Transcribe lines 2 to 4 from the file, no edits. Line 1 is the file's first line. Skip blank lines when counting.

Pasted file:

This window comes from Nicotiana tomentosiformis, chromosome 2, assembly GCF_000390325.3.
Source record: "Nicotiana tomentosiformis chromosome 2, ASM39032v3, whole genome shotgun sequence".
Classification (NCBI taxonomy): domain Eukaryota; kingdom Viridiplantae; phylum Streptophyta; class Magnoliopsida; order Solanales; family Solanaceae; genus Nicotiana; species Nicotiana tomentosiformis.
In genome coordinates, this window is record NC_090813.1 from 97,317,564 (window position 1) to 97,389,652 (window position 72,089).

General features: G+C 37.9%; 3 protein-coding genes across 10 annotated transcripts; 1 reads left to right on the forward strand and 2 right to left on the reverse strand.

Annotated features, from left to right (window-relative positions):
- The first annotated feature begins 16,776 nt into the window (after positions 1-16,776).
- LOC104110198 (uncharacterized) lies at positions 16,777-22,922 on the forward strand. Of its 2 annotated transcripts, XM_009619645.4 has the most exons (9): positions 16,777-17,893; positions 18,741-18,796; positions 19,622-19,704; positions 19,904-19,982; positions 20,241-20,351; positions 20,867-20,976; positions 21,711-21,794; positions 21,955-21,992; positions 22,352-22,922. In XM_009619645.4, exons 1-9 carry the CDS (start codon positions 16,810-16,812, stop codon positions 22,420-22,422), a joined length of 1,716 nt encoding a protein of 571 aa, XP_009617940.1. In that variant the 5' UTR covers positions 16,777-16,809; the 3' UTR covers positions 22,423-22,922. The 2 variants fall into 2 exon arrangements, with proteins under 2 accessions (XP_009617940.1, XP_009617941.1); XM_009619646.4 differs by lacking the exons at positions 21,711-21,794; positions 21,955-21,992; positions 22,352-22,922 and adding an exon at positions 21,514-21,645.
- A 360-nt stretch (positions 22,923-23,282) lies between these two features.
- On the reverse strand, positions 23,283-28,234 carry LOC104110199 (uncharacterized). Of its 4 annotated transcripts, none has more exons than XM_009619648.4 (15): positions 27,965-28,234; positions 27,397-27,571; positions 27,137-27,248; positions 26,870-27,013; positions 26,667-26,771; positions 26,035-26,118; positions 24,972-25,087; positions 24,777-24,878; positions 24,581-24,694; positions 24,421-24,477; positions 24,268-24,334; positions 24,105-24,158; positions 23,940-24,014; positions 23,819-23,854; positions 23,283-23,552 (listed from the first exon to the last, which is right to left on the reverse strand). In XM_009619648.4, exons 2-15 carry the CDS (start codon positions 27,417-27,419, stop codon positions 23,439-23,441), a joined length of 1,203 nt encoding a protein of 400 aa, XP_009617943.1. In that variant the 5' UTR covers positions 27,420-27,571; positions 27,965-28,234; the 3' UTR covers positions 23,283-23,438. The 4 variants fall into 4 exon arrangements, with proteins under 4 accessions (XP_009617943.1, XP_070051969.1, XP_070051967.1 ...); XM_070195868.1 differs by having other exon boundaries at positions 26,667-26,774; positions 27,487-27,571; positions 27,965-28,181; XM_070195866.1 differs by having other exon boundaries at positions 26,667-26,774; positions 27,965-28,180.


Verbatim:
Source record: "Nicotiana tomentosiformis chromosome 2, ASM39032v3, whole genome shotgun sequence".
Classification (NCBI taxonomy): domain Eukaryota; kingdom Viridiplantae; phylum Streptophyta; class Magnoliopsida; order Solanales; family Solanaceae; genus Nicotiana; species Nicotiana tomentosiformis.
In genome coordinates, this window is record NC_090813.1 from 97,317,564 (window position 1) to 97,389,652 (window position 72,089).